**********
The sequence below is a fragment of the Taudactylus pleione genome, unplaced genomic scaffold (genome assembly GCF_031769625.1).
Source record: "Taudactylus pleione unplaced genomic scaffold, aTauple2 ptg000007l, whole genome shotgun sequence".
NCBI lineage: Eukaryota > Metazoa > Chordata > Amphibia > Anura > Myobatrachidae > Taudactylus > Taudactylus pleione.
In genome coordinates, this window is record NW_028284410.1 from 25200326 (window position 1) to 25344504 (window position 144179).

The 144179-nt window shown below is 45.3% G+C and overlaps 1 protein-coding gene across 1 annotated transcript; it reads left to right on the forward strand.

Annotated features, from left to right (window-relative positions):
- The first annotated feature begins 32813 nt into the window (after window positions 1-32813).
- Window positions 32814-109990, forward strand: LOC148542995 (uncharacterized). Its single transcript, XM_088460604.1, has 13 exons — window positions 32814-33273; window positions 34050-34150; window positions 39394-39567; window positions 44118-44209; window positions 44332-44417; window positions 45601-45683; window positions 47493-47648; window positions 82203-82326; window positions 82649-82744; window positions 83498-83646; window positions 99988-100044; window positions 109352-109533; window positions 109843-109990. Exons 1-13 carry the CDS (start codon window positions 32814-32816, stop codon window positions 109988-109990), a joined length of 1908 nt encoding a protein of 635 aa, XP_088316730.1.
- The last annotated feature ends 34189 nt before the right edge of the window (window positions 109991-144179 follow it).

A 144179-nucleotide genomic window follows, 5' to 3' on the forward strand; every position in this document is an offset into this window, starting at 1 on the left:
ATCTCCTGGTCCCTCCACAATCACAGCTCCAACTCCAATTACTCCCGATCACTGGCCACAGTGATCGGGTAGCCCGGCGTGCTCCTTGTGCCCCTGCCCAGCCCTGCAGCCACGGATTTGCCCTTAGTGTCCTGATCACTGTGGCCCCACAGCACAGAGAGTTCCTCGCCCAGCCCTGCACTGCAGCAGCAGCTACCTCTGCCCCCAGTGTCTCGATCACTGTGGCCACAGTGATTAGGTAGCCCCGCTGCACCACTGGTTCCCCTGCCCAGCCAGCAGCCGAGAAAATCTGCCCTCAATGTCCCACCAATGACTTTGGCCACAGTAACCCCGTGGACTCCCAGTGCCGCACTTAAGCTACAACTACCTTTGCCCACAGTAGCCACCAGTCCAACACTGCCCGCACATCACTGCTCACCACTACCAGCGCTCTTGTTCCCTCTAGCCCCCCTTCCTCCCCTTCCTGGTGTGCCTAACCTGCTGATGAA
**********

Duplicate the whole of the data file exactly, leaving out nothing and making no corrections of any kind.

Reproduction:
The sequence below is a fragment of the Taudactylus pleione genome, unplaced genomic scaffold (genome assembly GCF_031769625.1).
Source record: "Taudactylus pleione unplaced genomic scaffold, aTauple2 ptg000007l, whole genome shotgun sequence".
NCBI lineage: Eukaryota > Metazoa > Chordata > Amphibia > Anura > Myobatrachidae > Taudactylus > Taudactylus pleione.
In genome coordinates, this window is record NW_028284410.1 from 25200326 (window position 1) to 25344504 (window position 144179).

The 144179-nt window shown below is 45.3% G+C and overlaps 1 protein-coding gene across 1 annotated transcript; it reads left to right on the forward strand.

Annotated features, from left to right (window-relative positions):
- The first annotated feature begins 32813 nt into the window (after window positions 1-32813).
- Window positions 32814-109990, forward strand: LOC148542995 (uncharacterized). Its single transcript, XM_088460604.1, has 13 exons — window positions 32814-33273; window positions 34050-34150; window positions 39394-39567; window positions 44118-44209; window positions 44332-44417; window positions 45601-45683; window positions 47493-47648; window positions 82203-82326; window positions 82649-82744; window positions 83498-83646; window positions 99988-100044; window positions 109352-109533; window positions 109843-109990. Exons 1-13 carry the CDS (start codon window positions 32814-32816, stop codon window positions 109988-109990), a joined length of 1908 nt encoding a protein of 635 aa, XP_088316730.1.
- The last annotated feature ends 34189 nt before the right edge of the window (window positions 109991-144179 follow it).

A 144179-nucleotide genomic window follows, 5' to 3' on the forward strand; every position in this document is an offset into this window, starting at 1 on the left:
ATCTCCTGGTCCCTCCACAATCACAGCTCCAACTCCAATTACTCCCGATCACTGGCCACAGTGATCGGGTAGCCCGGCGTGCTCCTTGTGCCCCTGCCCAGCCCTGCAGCCACGGATTTGCCCTTAGTGTCCTGATCACTGTGGCCCCACAGCACAGAGAGTTCCTCGCCCAGCCCTGCACTGCAGCAGCAGCTACCTCTGCCCCCAGTGTCTCGATCACTGTGGCCACAGTGATTAGGTAGCCCCGCTGCACCACTGGTTCCCCTGCCCAGCCAGCAGCCGAGAAAATCTGCCCTCAATGTCCCACCAATGACTTTGGCCACAGTAACCCCGTGGACTCCCAGTGCCGCACTTAAGCTACAACTACCTTTGCCCACAGTAGCCACCAGTCCAACACTGCCCGCACATCACTGCTCACCACTACCAGCGCTCTTGTTCCCTCTAGCCCCCCTTCCTCCCCTTCCTGGTGTGCCTAACCTGCTGATGAA